If you have a habit of staying up late at night showing up to work with just a couple hours’ rest, scientists have identified the cause: you may have the ‘night owl’ gene.
For people affected by Delayed Phase Sleep Disorder (DPSD), going to sleep on time can be difficult, and waking up in the morning can be just as much of a challenge. With a disrupted circadian rhythm, sufferers keep irregular hours and can struggle to maintain standard schedules.
Scientists researching DPSD have identified a genetic mutation called CRY1, which was present in individuals who presented symptoms of the disorder. In the study, published on Cell, researchers selected 70 people from six families, some of whom suffered from DPSD. Scientists did not find the mutation in subjects who did not present symptoms of the disorder.
“Carriers of the mutation have longer days than the planet gives them, so they are essentially playing catch-up for their entire lives,” said Alina Patke, the lead author of the study and associate at the Laboratory of Genetics at the Rockefeller University.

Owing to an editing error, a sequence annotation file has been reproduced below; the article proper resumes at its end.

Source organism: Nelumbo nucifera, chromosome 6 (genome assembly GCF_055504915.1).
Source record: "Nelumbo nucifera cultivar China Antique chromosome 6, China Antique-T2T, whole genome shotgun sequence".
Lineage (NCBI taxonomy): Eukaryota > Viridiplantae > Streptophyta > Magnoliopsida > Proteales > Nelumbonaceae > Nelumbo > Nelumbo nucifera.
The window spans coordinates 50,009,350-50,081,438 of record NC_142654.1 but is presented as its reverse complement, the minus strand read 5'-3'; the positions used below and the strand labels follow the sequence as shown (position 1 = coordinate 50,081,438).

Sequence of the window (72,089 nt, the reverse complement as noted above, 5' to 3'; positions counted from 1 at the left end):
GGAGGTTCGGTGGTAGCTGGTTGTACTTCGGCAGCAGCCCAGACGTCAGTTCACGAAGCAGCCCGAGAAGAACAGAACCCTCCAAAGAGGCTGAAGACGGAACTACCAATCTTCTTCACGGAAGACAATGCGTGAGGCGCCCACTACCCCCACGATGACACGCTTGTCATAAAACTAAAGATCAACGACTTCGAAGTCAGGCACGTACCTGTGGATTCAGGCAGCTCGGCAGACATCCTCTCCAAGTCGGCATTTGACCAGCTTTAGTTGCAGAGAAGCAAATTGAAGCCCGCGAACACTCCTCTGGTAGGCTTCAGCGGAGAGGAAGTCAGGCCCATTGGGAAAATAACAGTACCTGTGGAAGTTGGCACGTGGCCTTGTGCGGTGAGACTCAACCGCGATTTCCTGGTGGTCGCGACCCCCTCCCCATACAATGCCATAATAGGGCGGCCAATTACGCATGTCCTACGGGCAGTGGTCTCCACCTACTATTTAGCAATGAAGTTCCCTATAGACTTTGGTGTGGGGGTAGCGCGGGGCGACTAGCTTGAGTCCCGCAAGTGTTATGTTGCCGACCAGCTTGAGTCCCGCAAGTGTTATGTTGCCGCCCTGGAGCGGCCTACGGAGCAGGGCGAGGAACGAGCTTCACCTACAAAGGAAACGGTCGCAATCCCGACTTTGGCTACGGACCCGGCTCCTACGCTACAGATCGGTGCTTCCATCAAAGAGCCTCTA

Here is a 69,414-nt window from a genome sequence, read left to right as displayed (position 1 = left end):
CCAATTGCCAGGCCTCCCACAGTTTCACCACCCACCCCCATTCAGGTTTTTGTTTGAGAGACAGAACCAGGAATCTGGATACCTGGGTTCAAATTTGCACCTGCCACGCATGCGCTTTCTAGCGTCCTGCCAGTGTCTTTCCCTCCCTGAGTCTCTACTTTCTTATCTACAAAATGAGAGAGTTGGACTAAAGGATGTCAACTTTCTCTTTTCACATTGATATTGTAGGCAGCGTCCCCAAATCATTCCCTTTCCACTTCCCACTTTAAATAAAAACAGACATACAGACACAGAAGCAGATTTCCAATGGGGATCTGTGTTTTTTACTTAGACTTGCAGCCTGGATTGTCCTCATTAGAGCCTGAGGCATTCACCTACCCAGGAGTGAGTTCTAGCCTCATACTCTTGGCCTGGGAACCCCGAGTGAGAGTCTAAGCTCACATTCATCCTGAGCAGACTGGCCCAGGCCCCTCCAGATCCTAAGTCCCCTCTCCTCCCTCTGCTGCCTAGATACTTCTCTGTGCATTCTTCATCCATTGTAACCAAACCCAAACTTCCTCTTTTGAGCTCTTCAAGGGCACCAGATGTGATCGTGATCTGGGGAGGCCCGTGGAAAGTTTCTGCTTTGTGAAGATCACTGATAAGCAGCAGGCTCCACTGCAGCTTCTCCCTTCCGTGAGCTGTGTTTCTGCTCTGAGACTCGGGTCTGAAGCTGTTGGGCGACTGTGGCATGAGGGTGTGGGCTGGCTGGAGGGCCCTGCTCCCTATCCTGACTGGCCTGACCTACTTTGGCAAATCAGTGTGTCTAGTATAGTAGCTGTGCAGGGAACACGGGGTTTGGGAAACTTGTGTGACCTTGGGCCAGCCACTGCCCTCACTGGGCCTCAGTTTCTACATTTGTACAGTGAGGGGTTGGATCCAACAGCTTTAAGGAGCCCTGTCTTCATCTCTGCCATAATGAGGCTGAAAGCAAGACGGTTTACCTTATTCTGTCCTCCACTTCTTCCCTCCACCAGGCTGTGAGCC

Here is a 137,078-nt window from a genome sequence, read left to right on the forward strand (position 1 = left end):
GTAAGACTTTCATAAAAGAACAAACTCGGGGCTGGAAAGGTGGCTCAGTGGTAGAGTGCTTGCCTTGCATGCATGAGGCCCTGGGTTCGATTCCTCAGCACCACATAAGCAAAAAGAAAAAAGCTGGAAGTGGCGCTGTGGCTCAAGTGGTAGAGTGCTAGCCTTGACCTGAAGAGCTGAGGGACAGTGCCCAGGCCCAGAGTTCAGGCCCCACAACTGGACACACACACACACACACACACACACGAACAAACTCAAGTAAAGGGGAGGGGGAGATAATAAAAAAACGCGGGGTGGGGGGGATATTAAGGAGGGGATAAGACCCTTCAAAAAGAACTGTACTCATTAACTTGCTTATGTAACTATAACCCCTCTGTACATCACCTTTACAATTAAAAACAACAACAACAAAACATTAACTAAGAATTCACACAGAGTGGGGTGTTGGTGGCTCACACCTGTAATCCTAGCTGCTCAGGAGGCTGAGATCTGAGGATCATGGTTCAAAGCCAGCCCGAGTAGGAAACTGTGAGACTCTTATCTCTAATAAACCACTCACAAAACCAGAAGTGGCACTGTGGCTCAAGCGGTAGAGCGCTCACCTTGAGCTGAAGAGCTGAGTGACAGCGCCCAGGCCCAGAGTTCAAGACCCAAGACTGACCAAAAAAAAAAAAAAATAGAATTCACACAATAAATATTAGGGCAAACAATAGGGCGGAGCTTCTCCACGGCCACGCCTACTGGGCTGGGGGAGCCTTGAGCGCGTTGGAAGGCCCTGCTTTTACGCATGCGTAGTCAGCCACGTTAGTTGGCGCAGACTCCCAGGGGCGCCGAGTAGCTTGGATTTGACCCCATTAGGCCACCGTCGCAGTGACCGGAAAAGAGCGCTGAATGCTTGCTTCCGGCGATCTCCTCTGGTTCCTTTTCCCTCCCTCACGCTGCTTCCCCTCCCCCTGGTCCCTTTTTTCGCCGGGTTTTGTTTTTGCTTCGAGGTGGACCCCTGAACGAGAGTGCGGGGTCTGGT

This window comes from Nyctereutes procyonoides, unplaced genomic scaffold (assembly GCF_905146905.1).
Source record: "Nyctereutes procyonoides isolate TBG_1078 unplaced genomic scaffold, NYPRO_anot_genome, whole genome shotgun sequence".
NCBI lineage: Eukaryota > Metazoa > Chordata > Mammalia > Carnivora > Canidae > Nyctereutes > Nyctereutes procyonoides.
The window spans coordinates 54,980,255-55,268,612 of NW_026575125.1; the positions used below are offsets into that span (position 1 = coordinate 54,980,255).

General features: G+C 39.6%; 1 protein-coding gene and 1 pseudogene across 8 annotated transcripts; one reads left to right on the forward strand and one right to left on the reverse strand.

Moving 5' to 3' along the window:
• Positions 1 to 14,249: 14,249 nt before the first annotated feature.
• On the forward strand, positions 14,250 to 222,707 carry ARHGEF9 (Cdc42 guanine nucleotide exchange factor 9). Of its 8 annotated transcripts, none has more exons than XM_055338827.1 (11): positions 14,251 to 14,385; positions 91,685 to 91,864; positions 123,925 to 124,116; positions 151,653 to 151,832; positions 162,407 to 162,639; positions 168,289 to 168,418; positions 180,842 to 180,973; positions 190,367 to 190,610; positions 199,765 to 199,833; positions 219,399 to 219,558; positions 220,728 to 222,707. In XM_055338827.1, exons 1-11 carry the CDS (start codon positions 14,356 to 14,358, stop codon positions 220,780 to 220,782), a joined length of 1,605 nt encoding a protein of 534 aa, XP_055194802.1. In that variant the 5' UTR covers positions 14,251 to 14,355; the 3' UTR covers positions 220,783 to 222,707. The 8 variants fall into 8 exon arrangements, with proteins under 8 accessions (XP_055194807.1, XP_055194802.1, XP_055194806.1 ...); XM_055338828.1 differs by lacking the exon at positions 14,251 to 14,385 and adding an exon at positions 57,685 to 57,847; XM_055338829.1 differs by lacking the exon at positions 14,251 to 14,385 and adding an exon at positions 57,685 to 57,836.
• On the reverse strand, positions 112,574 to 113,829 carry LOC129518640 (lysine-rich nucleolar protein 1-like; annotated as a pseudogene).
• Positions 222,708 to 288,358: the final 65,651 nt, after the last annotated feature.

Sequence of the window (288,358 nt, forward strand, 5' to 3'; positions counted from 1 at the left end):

In her interview with Live Science, Patke says that people with DPSD may not necessarily suffer from the disorder if they have jobs and lifestyles to accommodate the condition.
“A person like a bartender, for example, might not experience any problem with the delayed sleep cycle,” Patke said. “But someone like a surgeon who has to be in the OR in the early morning – that’s not compatible.”
Patke’s team first identified the genetic mutation seven years ago when a 46-year-old woman presented symptoms of DPSD at their sleep clinic. The scientists observed her natural sleep pattern in an apartment without any windows, TV or internet—providing her with no way to tell the time.
The patient settled into a regular pattern that was an hour longer than the standard 24-hour circadian cycle. When they sequenced her genes, the scientists discovered a single-point mutation of her CRY1 gene. Additional studies found that carriers of the mutated gene similarly kept unconventional sleep schedules.
Patke says that she hopes her team’s research will enable scientists to further understand how the genetic mutation affects sleep cycles and find ways to develop treatments for sleep disorders.
If you have the mutation, there is still hope. “There are steps you can take to try and match your internal rhythms to the outside world,” Patke said, suggesting that DPSD sufferers could practice “good sleep hygiene” by going to bed at a set time, avoiding bright lights at night, and exposing yourself to sunlight in the morning.
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